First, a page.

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VW recalls 90,000 cars for dodgy diesels

Volkswagen Australia will recall 90,000 cars across the VW, Audi and Skoda brands

Three weeks after the global scandal broke, Australian owners of VW diesel cars finally know if their car is affected or not.

Volkswagen has confirmed it will recall more than 90,000 cars in Australia across the VW, Audi and Skoda brands to fix software designed to cheat diesel emissions tests.

There are 54,745 VW passenger cars, 17,256 VW vans and utes, 14,028 Audis and 5148 Skoda cars made from 2009 to 2015 that will be caught up in the recall.

The troubled German car maker is yet to disclose what technical changes will be made, but customers will be contacted by mail once the fix is ready.

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A statement from VW Australia said customers who would like to find out if their vehicle is affected can enter their Vehicle Identification Number (VIN) on the relevant brand websites:,, and

In an unprecedented move, Volkswagen, Audi and Skoda were forced to stop the sale of certain new diesel models on Saturday after meeting with Federal Government authorities in Canberra on Friday.

The sales ban and subsequent recall in Australia follows similar action in the US and Europe; more than 11 million cars are affected globally.

Aside from billions of dollars in fines in the US and Europe, Volkswagen is also facing hefty fines from Australian authorities.

VW can be fined $1.1 million for each misleading claim on each model -- the fuel economy number and the emissions figure would count as two infringements -- opening the company up to at least $22 million in fines for false claims alone.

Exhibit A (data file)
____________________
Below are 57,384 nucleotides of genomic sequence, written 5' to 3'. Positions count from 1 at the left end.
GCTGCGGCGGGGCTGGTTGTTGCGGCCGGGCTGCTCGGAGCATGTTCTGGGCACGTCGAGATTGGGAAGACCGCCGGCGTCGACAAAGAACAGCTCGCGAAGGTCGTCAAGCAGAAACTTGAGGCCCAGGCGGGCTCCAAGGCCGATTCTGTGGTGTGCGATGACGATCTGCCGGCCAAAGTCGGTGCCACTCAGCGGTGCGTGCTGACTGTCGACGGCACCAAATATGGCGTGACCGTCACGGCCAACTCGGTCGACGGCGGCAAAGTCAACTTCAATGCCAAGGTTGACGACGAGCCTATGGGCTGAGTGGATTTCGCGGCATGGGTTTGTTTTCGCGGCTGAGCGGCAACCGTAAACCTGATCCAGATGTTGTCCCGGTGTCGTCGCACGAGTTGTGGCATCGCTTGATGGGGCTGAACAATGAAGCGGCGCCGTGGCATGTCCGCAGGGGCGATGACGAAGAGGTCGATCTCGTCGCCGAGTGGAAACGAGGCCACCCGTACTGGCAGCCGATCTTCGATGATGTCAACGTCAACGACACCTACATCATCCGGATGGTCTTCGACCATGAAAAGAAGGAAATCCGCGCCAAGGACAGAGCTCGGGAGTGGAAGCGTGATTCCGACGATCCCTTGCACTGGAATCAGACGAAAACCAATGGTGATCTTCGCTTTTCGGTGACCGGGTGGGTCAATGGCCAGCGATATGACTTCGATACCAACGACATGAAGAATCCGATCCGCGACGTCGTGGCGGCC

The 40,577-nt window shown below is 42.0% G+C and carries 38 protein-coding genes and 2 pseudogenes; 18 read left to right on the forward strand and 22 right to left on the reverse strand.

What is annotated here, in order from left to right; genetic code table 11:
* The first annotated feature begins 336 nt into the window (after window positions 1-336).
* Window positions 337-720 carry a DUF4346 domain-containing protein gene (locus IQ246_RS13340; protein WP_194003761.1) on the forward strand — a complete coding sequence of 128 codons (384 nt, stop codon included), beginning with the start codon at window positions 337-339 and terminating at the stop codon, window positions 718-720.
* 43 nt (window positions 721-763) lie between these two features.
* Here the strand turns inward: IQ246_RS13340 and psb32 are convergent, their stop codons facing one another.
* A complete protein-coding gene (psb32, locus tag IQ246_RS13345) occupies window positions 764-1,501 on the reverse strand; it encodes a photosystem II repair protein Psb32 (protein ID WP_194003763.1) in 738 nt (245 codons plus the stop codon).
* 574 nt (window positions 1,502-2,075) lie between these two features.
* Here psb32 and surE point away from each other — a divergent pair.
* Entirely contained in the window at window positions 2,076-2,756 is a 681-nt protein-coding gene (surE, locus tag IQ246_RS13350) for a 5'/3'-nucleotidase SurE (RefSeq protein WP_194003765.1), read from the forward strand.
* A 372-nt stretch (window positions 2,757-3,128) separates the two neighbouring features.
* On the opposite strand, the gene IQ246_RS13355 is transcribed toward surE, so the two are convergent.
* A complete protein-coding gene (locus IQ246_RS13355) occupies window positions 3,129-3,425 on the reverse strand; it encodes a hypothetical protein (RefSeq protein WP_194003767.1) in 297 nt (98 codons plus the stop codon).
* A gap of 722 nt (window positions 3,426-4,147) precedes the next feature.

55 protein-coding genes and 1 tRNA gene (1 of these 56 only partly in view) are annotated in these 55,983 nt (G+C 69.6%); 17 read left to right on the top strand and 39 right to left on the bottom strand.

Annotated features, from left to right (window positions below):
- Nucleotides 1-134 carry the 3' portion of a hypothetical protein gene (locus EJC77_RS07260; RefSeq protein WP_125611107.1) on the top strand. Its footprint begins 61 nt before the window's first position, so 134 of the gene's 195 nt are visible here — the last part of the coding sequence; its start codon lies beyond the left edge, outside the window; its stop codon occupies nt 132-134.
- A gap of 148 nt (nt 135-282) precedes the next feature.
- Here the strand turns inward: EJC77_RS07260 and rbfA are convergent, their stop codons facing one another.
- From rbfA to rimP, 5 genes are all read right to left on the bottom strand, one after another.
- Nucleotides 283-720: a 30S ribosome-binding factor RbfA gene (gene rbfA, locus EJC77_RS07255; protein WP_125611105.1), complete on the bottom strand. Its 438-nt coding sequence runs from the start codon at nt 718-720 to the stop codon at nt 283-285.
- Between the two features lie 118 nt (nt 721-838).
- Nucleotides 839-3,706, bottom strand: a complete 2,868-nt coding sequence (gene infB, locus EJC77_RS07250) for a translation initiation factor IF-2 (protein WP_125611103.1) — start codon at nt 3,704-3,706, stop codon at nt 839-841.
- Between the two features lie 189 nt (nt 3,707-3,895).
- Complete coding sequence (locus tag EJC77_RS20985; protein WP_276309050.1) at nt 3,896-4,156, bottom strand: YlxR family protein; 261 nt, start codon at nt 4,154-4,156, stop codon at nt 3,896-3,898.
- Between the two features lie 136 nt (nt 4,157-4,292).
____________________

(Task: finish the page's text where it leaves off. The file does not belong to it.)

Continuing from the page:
Then it is liable for fines of $108,000 per car sold because they were approved for use on Australian roads on the basis of false documents.

These fines could amount into the billions of dollars if the government chooses to pursue the car maker.

A fix is not expected for months while VW engineers in Germany try to find a solution

Volkswagen says customers can contact its call centre on 1800 607 822, Skoda owners can call 1800 607 540 and Audi drivers have been asked to call 1800 50 AUDI (2834).

"Until a technical solution is made available from the head office of Volkswagen AG, customers do not need to take any further action," the company says.

News Corp Australia understands a fix is not expected for months while VW engineers in Germany try to find a solution that does not dramatically diminish the performance of the affected cars.

"We understand the disappointment and frustration felt by our customers, dealers and partners in Australia and apologise for any inconvenience this may cause," said Volkswagen Group Australia's managing director, John White.

"It is important for customers to note that all affected vehicles remain technically safe and driveable and that we will contact them in time to advise what the next steps are," said Mr White.

However it is likely the cars will have less power and higher maintenance costs once the correct software is fitted.

The list of affected diesel cars includes:


Golf (2009-2013)
Polo (2009-2014)
Jetta (2010-2015)
Passat CC (2008-2012)
Volkswagen CC (2011-2015)
Passat (2008-2015)
Eos (2008-2014)
Tiguan (2008-2015)
Caddy (2010-2015)
Amarok (2011-2012)

Audi (certain versions of the following models)

A1 (current generation)
A3 (previous generation)
A4 (current generation)
A5 (current generation)
A6 (current generation)
Q5 (current generation 2.0 TDI)
TT (previous generation)


Octavia (2009-2013)
Yeti (2011-2015)
Superb (2009-2015)

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